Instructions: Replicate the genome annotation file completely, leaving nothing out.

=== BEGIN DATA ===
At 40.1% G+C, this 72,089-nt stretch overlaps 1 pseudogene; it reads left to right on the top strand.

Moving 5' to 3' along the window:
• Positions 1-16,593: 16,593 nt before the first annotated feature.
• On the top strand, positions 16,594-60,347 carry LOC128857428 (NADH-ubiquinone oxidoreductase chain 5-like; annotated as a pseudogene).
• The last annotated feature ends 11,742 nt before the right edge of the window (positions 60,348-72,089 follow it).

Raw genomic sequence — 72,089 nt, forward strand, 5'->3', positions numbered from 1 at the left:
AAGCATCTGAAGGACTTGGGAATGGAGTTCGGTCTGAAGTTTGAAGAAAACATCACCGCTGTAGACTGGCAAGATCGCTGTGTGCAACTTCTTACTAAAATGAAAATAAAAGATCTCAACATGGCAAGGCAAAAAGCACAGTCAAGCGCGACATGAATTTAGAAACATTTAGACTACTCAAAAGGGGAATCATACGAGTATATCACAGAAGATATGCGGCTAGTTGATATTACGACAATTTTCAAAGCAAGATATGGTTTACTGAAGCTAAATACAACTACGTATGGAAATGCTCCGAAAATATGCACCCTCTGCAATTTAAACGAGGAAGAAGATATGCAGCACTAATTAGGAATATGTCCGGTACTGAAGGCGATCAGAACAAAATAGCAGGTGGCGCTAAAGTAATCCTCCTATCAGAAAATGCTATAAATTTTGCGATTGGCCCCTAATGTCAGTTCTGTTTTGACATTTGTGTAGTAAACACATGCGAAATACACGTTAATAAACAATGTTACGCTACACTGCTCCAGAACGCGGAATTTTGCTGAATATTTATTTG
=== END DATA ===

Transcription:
At 40.1% G+C, this 72,089-nt stretch overlaps 1 pseudogene; it reads left to right on the top strand.

Moving 5' to 3' along the window:
• Positions 1-16,593: 16,593 nt before the first annotated feature.
• On the top strand, positions 16,594-60,347 carry LOC128857428 (NADH-ubiquinone oxidoreductase chain 5-like; annotated as a pseudogene).
• The last annotated feature ends 11,742 nt before the right edge of the window (positions 60,348-72,089 follow it).

Raw genomic sequence — 72,089 nt, forward strand, 5'->3', positions numbered from 1 at the left:
AAGCATCTGAAGGACTTGGGAATGGAGTTCGGTCTGAAGTTTGAAGAAAACATCACCGCTGTAGACTGGCAAGATCGCTGTGTGCAACTTCTTACTAAAATGAAAATAAAAGATCTCAACATGGCAAGGCAAAAAGCACAGTCAAGCGCGACATGAATTTAGAAACATTTAGACTACTCAAAAGGGGAATCATACGAGTATATCACAGAAGATATGCGGCTAGTTGATATTACGACAATTTTCAAAGCAAGATATGGTTTACTGAAGCTAAATACAACTACGTATGGAAATGCTCCGAAAATATGCACCCTCTGCAATTTAAACGAGGAAGAAGATATGCAGCACTAATTAGGAATATGTCCGGTACTGAAGGCGATCAGAACAAAATAGCAGGTGGCGCTAAAGTAATCCTCCTATCAGAAAATGCTATAAATTTTGCGATTGGCCCCTAATGTCAGTTCTGTTTTGACATTTGTGTAGTAAACACATGCGAAATACACGTTAATAAACAATGTTACGCTACACTGCTCCAGAACGCGGAATTTTGCTGAATATTTATTTG